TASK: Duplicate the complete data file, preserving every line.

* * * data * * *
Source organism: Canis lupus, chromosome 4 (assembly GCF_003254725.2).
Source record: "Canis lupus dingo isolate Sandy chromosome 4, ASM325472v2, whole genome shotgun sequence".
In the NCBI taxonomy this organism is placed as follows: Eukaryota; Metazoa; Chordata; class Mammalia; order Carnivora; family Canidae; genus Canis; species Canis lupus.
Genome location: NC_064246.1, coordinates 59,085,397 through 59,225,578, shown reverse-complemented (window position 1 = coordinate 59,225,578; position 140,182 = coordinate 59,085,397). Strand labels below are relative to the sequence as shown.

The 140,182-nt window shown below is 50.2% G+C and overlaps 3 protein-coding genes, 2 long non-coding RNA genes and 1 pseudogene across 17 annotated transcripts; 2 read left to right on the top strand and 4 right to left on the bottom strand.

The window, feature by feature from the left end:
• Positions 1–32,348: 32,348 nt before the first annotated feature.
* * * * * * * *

Source organism: Canis lupus, chromosome 4 (assembly GCF_003254725.2).
Source record: "Canis lupus dingo isolate Sandy chromosome 4, ASM325472v2, whole genome shotgun sequence".
In the NCBI taxonomy this organism is placed as follows: Eukaryota; Metazoa; Chordata; class Mammalia; order Carnivora; family Canidae; genus Canis; species Canis lupus.
Genome location: NC_064246.1, coordinates 59,085,397 through 59,225,578, shown reverse-complemented (window position 1 = coordinate 59,225,578; position 140,182 = coordinate 59,085,397). Strand labels below are relative to the sequence as shown.

The 140,182-nt window shown below is 50.2% G+C and overlaps 3 protein-coding genes, 2 long non-coding RNA genes and 1 pseudogene across 17 annotated transcripts; 2 read left to right on the top strand and 4 right to left on the bottom strand.

The window, feature by feature from the left end:
• Positions 1–32,348: 32,348 nt before the first annotated feature.